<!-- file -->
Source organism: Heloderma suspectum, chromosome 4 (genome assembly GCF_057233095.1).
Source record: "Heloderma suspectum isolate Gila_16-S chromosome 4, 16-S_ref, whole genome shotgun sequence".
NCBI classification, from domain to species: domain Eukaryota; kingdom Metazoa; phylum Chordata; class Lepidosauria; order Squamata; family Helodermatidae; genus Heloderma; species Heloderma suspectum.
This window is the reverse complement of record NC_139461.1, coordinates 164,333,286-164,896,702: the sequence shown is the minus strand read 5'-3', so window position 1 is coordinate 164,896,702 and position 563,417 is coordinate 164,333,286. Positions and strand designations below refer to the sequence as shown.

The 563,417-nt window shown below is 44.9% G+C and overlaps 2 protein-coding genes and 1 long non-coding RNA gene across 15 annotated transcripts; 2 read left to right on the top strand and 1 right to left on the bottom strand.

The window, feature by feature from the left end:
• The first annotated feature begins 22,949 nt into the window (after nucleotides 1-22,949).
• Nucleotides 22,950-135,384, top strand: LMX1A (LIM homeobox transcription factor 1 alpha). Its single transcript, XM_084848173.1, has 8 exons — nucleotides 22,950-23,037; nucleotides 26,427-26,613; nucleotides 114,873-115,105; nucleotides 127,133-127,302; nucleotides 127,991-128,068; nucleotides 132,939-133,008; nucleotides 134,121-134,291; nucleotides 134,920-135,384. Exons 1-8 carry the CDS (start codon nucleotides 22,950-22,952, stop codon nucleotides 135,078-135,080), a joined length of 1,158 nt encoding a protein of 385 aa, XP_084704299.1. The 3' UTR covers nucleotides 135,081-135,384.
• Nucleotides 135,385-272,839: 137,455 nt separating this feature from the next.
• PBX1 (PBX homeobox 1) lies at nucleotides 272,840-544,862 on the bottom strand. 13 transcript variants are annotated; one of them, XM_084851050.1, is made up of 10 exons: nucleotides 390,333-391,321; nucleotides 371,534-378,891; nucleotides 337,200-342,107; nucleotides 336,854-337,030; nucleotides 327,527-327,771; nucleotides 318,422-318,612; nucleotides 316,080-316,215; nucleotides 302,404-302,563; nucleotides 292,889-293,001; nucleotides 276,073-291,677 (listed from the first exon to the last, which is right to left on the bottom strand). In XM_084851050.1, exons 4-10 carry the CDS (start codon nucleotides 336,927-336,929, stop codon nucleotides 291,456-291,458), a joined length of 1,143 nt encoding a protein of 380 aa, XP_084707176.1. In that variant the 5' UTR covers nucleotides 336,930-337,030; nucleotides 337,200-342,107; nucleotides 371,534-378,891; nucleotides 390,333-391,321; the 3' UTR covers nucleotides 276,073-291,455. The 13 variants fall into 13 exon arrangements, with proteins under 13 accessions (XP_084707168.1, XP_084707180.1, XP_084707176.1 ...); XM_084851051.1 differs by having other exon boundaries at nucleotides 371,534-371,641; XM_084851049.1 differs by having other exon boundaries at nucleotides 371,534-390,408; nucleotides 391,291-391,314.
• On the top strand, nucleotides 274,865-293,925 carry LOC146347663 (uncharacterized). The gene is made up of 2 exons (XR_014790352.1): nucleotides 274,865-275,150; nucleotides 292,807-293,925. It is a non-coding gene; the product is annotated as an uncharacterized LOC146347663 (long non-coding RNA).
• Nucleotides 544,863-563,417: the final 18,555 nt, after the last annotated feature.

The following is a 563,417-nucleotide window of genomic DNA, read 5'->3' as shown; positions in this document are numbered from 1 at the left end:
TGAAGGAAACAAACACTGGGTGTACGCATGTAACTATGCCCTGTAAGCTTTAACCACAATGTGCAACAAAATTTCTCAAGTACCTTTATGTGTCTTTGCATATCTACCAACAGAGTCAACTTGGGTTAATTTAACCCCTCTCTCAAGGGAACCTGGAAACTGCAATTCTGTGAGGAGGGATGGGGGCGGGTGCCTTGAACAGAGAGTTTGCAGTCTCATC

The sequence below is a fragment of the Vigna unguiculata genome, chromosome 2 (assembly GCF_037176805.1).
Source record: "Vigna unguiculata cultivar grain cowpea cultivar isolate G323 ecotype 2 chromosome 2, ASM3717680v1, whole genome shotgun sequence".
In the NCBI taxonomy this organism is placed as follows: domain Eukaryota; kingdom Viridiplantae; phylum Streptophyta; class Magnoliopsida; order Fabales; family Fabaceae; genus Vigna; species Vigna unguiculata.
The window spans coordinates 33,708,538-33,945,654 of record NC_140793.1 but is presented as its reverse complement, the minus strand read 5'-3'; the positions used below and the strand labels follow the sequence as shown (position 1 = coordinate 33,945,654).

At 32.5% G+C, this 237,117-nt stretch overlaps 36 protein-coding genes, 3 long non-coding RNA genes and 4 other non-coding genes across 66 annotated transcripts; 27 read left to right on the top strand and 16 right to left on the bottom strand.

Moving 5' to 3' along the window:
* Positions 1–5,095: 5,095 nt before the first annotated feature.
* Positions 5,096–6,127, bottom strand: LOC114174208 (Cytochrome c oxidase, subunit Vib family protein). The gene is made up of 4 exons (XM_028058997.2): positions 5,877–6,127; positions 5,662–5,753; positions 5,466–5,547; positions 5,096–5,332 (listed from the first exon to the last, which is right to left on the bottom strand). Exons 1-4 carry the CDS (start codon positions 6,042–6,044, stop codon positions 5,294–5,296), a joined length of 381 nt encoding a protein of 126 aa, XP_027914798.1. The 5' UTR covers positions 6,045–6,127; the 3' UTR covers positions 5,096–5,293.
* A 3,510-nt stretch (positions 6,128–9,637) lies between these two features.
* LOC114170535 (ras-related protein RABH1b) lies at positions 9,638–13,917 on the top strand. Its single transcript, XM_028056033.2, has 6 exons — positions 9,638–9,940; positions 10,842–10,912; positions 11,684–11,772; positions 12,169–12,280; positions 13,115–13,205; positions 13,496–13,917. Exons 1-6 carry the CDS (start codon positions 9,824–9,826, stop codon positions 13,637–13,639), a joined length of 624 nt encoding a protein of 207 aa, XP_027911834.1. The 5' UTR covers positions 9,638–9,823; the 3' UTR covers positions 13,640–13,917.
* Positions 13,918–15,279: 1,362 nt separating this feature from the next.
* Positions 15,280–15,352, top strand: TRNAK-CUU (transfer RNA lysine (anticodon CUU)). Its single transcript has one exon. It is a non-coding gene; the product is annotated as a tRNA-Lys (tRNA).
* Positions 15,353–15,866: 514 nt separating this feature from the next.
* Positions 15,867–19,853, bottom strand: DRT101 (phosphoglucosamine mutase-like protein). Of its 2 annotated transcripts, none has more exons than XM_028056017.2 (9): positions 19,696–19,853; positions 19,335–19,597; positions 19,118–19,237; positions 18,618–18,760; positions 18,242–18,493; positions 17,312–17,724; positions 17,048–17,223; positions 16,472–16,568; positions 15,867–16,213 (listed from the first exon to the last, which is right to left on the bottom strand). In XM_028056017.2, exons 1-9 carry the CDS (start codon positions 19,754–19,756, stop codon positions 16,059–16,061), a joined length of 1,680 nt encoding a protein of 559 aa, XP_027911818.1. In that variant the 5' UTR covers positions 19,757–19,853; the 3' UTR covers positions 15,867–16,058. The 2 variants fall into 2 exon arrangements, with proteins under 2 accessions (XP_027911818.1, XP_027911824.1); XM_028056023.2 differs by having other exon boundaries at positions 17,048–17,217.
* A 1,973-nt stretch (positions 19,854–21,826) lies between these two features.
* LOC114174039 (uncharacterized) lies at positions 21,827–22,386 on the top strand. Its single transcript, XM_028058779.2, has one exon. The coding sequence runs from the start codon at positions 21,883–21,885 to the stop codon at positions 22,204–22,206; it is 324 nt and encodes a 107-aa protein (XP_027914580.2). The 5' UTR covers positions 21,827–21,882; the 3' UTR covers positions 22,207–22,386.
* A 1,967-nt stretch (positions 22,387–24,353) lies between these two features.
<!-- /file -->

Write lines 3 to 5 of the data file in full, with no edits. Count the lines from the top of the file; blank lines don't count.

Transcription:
NCBI classification, from domain to species: domain Eukaryota; kingdom Metazoa; phylum Chordata; class Lepidosauria; order Squamata; family Helodermatidae; genus Heloderma; species Heloderma suspectum.
This window is the reverse complement of record NC_139461.1, coordinates 164,333,286-164,896,702: the sequence shown is the minus strand read 5'-3', so window position 1 is coordinate 164,896,702 and position 563,417 is coordinate 164,333,286. Positions and strand designations below refer to the sequence as shown.

The 563,417-nt window shown below is 44.9% G+C and overlaps 2 protein-coding genes and 1 long non-coding RNA gene across 15 annotated transcripts; 2 read left to right on the top strand and 1 right to left on the bottom strand.